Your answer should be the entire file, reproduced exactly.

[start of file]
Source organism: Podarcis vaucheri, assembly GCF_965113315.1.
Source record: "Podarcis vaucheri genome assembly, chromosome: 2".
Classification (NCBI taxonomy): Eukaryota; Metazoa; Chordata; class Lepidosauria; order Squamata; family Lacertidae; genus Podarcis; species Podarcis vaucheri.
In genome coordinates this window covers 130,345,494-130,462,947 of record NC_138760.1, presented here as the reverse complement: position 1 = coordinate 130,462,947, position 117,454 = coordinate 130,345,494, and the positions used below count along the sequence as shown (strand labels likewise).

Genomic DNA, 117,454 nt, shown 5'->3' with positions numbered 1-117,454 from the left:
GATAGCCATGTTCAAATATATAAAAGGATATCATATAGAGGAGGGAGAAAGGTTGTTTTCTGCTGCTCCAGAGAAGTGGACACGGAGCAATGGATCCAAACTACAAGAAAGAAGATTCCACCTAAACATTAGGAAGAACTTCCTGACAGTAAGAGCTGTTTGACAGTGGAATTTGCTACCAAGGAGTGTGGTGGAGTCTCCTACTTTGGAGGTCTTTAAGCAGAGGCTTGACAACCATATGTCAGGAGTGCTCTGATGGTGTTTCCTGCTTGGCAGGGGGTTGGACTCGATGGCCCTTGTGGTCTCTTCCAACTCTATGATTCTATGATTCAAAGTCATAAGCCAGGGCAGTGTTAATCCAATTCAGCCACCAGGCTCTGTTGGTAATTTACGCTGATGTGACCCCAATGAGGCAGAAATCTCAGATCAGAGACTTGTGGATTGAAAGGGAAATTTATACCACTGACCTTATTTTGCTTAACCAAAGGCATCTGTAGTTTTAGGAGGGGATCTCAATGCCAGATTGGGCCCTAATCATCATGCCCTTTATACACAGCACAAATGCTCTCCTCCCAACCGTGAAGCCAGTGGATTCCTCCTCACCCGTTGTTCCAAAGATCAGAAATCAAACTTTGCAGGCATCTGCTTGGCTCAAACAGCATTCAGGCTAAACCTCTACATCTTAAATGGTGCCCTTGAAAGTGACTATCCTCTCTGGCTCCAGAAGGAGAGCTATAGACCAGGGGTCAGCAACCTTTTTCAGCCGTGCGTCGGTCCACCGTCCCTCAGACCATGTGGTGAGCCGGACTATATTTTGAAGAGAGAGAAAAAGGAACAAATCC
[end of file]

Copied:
Source organism: Podarcis vaucheri, assembly GCF_965113315.1.
Source record: "Podarcis vaucheri genome assembly, chromosome: 2".
Classification (NCBI taxonomy): Eukaryota; Metazoa; Chordata; class Lepidosauria; order Squamata; family Lacertidae; genus Podarcis; species Podarcis vaucheri.
In genome coordinates this window covers 130,345,494-130,462,947 of record NC_138760.1, presented here as the reverse complement: position 1 = coordinate 130,462,947, position 117,454 = coordinate 130,345,494, and the positions used below count along the sequence as shown (strand labels likewise).

Genomic DNA, 117,454 nt, shown 5'->3' with positions numbered 1-117,454 from the left:
GATAGCCATGTTCAAATATATAAAAGGATATCATATAGAGGAGGGAGAAAGGTTGTTTTCTGCTGCTCCAGAGAAGTGGACACGGAGCAATGGATCCAAACTACAAGAAAGAAGATTCCACCTAAACATTAGGAAGAACTTCCTGACAGTAAGAGCTGTTTGACAGTGGAATTTGCTACCAAGGAGTGTGGTGGAGTCTCCTACTTTGGAGGTCTTTAAGCAGAGGCTTGACAACCATATGTCAGGAGTGCTCTGATGGTGTTTCCTGCTTGGCAGGGGGTTGGACTCGATGGCCCTTGTGGTCTCTTCCAACTCTATGATTCTATGATTCAAAGTCATAAGCCAGGGCAGTGTTAATCCAATTCAGCCACCAGGCTCTGTTGGTAATTTACGCTGATGTGACCCCAATGAGGCAGAAATCTCAGATCAGAGACTTGTGGATTGAAAGGGAAATTTATACCACTGACCTTATTTTGCTTAACCAAAGGCATCTGTAGTTTTAGGAGGGGATCTCAATGCCAGATTGGGCCCTAATCATCATGCCCTTTATACACAGCACAAATGCTCTCCTCCCAACCGTGAAGCCAGTGGATTCCTCCTCACCCGTTGTTCCAAAGATCAGAAATCAAACTTTGCAGGCATCTGCTTGGCTCAAACAGCATTCAGGCTAAACCTCTACATCTTAAATGGTGCCCTTGAAAGTGACTATCCTCTCTGGCTCCAGAAGGAGAGCTATAGACCAGGGGTCAGCAACCTTTTTCAGCCGTGCGTCGGTCCACCGTCCCTCAGACCATGTGGTGAGCCGGACTATATTTTGAAGAGAGAGAAAAAGGAACAAATCC